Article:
Outside spending this year is going to make the 2008 election cycle's look relatively cheap.
Americans say they don't actually want that money in the political system. A Pew Research Center poll released on Tuesday shows 65 percent of voters believe Citizens United has had a negative impact on politics, an opinion that spans partisan divides.
And yet those opinions hardly matter, both because voters don't cast ballots based on the way candidates fund their campaigns and the infrastructure that once pushed McCain-Feingold has been left without a seat at the table.
There is plenty of evidence that voters don't make their decisions based on how a campaign is funded. Democrats complained bitterly about outside-group spending in advance of the 2010 campaign; that didn't save a single one of the 63 seats they lost that year. In the last month, Newt Gingrich, hammered by a super PAC that backs Mitt Romney's campaign, has sought to highlight that outside spending; getting bogged down in the process so much has blunted any efforts to draw real distinctions between the candidates, to the extent that Romney now openly engages his rivals on such process arguments.
But often overlooked is the extent to which the pro-campaign finance reform community has suffered in Washington. Of the four biggest backers of the original reform measure that passed in 2002, three of them -- former Sen. Russell Feingold, D-Wis., and Reps. Christopher Shays, D-Conn., and Martin Meehan, D-Mass. -- have lost reelection bids or retired. Only Sen. John McCain, R-Ariz., is still in office; and since his 2008 presidential campaign, he has not put forward follow-up legislation.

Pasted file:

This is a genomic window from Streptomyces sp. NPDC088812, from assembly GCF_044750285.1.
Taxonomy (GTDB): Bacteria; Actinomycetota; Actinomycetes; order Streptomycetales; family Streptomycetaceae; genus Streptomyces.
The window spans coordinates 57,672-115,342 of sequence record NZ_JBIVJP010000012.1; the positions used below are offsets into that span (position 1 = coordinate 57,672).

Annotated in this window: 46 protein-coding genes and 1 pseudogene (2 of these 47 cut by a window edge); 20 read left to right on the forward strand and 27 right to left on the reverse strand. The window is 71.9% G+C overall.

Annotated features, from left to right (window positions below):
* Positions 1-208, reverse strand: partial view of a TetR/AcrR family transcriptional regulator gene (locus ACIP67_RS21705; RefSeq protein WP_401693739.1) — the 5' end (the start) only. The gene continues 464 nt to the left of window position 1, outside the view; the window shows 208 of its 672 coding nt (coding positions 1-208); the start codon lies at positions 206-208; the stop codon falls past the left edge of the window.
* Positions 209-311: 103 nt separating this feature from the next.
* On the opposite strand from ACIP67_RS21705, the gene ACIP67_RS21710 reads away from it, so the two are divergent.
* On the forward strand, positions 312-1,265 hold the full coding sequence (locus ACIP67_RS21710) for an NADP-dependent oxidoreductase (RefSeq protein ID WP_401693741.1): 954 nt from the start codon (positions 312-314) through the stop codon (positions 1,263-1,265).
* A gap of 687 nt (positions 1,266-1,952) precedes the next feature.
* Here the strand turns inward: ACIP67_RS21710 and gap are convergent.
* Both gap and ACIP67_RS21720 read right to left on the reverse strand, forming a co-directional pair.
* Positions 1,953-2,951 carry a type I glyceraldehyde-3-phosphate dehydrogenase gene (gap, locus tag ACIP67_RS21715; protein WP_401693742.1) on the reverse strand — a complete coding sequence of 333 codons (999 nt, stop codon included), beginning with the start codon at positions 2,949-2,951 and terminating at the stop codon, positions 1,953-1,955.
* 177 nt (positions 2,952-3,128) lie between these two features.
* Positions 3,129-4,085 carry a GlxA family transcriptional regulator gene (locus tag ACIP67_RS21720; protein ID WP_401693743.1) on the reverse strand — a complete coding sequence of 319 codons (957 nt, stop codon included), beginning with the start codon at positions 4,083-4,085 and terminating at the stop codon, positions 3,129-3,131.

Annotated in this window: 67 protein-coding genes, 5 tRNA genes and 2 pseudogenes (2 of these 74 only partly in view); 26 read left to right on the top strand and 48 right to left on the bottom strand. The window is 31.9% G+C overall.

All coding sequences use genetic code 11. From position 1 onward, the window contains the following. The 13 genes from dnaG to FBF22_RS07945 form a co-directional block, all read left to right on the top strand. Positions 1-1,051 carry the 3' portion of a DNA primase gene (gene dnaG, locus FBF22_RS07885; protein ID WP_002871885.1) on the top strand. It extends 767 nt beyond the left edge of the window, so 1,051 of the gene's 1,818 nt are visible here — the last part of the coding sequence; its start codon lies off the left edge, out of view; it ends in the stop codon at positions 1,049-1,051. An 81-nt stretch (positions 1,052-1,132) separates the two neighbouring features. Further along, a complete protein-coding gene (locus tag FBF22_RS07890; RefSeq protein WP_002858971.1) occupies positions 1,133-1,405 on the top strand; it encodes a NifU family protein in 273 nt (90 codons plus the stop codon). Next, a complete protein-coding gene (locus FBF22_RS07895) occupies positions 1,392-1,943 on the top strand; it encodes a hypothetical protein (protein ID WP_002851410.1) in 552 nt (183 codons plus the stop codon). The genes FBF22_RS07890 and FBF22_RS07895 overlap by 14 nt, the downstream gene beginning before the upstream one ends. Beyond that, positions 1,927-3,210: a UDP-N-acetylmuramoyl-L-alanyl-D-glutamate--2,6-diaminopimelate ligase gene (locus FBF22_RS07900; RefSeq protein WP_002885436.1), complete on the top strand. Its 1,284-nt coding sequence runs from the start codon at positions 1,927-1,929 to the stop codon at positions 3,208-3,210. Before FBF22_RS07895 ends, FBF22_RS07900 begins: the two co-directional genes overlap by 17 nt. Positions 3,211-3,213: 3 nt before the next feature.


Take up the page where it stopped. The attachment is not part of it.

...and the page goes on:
Even a hard push from McCain and his reform allies wouldn't do much good, because the real obstacle to any new campaign finance legislation comes from the man who leads McCain's conference. Senate Minority Leader Mitch McConnell led the initial opposition to McCain-Feingold; he was the lead plaintiff in the first major challenge to the law, a 2003 case in which the Supreme Court upheld the legislation's ban on soft money in most cases.
McConnell's opposition to any new reform legislation has been the one constant in the campaign finance debate. And his position atop the Senate Republican Conference gives him an influence over the agenda that reform advocates simply can't match. In essence, the groups that advocate campaign finance reform have no seat at the table; McConnell and his allies sit very near the head.
We have not yet seen the full extent of the Citizens United ruling, given the breadth and scope of the role that outside groups will take in this year's elections. But what is clear is that two years after the Supreme Court opened the floodgates, efforts to roll back that decision have neither the political nor the legislative strength behind them to move in any meaningful way.